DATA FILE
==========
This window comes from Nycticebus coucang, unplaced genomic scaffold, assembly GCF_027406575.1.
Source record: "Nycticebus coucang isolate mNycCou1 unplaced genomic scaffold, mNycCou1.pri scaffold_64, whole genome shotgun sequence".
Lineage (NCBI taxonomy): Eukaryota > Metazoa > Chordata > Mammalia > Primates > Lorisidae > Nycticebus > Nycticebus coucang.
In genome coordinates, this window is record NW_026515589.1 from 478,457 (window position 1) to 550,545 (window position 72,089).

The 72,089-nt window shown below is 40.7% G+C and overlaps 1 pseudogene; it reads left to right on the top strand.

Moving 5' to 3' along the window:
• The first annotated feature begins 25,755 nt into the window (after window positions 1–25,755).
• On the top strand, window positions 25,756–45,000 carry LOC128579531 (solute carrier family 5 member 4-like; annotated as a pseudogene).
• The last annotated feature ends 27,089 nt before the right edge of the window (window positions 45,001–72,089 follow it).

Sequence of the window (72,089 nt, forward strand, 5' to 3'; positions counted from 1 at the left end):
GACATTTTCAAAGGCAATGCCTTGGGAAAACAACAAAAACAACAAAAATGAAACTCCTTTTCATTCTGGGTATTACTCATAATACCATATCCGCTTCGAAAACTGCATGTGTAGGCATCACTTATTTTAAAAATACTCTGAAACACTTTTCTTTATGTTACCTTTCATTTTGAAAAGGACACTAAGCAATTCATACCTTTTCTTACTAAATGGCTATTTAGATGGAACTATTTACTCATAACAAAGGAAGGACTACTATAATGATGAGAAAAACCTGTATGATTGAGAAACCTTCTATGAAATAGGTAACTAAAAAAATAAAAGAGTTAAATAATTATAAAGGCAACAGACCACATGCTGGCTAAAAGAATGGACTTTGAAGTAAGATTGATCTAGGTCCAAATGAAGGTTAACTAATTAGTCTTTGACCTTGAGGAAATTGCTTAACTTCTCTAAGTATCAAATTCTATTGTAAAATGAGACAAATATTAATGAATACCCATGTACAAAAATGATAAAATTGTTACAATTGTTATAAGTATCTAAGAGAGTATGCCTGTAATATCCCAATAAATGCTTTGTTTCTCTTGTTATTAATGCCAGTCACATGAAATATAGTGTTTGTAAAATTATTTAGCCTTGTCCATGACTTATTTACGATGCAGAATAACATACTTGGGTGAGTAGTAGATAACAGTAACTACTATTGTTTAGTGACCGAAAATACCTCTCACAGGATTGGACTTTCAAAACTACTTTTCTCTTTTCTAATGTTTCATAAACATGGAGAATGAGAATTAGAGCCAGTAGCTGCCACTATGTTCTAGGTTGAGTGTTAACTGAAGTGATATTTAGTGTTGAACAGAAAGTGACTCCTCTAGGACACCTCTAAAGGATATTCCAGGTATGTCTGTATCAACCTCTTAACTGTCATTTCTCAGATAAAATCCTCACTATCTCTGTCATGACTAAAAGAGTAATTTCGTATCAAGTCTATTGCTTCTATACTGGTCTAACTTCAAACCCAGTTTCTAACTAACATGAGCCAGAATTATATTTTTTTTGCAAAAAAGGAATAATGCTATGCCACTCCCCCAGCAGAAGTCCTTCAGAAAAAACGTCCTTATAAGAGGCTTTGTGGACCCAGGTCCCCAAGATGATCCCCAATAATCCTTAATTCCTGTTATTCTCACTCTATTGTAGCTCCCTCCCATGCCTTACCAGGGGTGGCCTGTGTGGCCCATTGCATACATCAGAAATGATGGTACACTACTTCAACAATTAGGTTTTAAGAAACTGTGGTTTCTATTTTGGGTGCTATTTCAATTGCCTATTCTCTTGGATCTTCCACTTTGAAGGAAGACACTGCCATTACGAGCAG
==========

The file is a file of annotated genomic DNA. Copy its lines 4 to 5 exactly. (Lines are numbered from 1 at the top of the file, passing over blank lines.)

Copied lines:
In genome coordinates, this window is record NW_026515589.1 from 478,457 (window position 1) to 550,545 (window position 72,089).

The 72,089-nt window shown below is 40.7% G+C and overlaps 1 pseudogene; it reads left to right on the top strand.